Ghulam, thus, always played second fiddle to Gupte and Mankad, who were, of course, superb bowlers at all levels.
He started his career with a series against West Indies at home and ended with another against them where he was one of four captains tried in the five Test series. Of course, the change os leadership did nothing to prevent the 3-0 drubbing India got from a vastly superior side but Ghulam, who played and led in two, left the game in disgust after being dropped.
In between these two series against the West Indies, in which he did not do particularly well, he played 17 Tests and took 59 wickets at just over 25 each. Not a bad show really but it was Prasanna, who made his debut two years after Ghulam's departure who is remembered, rightly so, as India's greatest off spinner. Even Prasanna faced the bias against off spinners, albeit to a lesser extent with the result that although his career span was longer in terms of years from debut till last match, he played far fewer games than the leg spinner Chandra and the left armer Bedi.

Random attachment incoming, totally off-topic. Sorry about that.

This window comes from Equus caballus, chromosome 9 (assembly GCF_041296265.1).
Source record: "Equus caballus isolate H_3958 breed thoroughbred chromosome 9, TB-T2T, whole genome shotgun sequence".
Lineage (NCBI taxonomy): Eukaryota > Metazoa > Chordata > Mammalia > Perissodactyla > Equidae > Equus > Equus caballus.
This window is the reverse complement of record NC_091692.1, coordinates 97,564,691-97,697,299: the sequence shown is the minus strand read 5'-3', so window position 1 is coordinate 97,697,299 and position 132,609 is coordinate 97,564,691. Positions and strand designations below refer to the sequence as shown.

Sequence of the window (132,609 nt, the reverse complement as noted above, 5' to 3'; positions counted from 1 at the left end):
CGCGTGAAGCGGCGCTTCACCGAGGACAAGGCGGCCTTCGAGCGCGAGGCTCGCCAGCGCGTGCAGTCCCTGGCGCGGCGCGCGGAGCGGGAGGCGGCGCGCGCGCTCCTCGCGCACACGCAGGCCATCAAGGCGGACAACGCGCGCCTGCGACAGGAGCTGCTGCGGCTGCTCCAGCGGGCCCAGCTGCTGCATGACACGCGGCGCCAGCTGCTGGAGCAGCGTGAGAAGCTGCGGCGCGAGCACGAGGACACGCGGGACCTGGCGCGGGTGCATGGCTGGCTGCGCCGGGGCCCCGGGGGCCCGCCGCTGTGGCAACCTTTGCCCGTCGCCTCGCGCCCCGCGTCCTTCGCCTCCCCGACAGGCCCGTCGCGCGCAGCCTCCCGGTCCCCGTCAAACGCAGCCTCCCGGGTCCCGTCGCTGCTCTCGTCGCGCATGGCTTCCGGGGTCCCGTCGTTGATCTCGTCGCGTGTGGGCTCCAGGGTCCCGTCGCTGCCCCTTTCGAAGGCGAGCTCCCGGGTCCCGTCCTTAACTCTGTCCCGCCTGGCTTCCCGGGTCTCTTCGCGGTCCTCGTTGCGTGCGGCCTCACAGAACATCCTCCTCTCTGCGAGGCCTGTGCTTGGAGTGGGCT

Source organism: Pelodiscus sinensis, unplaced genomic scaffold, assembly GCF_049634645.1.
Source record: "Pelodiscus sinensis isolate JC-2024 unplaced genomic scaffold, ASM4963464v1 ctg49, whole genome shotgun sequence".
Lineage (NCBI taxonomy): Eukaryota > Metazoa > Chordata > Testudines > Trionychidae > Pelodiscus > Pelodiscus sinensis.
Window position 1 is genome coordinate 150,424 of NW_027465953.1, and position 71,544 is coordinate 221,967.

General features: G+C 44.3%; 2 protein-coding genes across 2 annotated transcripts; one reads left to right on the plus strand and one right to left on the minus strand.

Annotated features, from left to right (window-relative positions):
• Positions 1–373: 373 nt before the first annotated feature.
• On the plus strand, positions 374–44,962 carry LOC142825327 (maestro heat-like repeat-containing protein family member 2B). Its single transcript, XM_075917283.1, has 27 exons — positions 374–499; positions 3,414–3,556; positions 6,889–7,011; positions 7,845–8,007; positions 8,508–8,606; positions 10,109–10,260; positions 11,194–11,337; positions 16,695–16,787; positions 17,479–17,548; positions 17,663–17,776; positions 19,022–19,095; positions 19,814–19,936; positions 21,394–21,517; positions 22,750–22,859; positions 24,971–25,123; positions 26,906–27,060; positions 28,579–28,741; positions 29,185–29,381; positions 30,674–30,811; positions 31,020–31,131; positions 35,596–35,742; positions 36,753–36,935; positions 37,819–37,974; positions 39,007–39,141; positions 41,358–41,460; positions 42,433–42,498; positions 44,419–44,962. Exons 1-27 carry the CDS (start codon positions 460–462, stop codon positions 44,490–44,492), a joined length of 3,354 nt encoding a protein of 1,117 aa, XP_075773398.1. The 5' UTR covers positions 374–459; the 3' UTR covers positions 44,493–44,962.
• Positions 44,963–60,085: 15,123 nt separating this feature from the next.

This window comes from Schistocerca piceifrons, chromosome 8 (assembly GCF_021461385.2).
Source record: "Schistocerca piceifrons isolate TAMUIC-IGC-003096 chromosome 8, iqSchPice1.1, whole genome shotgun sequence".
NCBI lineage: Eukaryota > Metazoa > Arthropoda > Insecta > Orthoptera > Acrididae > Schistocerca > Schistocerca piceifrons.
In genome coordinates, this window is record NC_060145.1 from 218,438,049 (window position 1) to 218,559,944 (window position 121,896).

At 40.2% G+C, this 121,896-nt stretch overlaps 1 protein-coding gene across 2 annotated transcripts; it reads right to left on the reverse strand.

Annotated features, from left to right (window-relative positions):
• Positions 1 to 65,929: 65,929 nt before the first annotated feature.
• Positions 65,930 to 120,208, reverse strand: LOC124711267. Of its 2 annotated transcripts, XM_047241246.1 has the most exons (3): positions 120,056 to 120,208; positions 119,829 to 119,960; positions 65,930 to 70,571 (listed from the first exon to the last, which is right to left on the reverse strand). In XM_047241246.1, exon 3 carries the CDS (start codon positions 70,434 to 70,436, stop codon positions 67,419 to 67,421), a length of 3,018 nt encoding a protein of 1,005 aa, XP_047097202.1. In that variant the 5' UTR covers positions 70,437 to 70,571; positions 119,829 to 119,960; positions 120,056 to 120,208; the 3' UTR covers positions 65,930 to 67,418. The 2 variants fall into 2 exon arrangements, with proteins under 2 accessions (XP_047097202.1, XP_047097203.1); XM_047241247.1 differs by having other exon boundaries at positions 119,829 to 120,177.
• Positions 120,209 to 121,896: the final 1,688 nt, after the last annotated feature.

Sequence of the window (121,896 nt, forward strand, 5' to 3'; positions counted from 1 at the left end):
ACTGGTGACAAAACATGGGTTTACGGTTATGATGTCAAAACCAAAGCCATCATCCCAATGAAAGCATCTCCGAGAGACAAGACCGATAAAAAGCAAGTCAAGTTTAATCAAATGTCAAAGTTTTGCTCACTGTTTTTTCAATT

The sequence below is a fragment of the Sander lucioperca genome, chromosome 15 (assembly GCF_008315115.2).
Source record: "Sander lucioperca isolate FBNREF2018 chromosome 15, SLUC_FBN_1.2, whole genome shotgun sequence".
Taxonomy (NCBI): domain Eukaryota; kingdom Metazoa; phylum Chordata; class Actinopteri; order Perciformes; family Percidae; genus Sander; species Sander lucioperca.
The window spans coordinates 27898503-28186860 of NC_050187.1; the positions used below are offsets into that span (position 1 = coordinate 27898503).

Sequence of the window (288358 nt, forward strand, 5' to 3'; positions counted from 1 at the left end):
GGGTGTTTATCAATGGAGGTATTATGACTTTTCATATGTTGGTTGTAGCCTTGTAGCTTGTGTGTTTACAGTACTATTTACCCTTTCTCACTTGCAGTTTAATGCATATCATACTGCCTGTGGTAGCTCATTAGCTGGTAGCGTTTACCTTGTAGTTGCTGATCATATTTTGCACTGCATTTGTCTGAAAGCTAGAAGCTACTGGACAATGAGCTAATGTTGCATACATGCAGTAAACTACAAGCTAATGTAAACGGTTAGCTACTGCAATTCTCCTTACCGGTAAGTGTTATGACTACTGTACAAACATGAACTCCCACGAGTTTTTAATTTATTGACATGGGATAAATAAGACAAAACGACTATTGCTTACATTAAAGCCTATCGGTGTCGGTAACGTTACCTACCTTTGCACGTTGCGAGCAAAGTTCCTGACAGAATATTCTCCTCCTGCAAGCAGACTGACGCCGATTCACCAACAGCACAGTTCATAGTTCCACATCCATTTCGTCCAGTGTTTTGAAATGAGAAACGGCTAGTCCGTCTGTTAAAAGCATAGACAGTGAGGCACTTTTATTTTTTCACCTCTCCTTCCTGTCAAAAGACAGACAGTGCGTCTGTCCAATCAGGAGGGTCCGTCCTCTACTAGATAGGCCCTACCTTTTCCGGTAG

While no one talked of Bedi and Chandra's being rabbits with the bat and nincompoops on the field, it was only Prasanna who was droppped on these grounds to include a far inferior off spinner in the form of Venkatraghvan.
So I guess some of Ghulam's troubles are explained by this bias. Although, as in the case of Prasanna versus Venkit, it has often been suggested that 'selectorial' (is there such a word?) bias and 'other considerations' were in play and these were just excuses. I suppose the truth lay somewhere in between. Unlike Prasanna, however, Ghulam appears to have been a very mild and soft character where as Prasanna was slightly more temperamental - nowhere near what Bedi was though :o)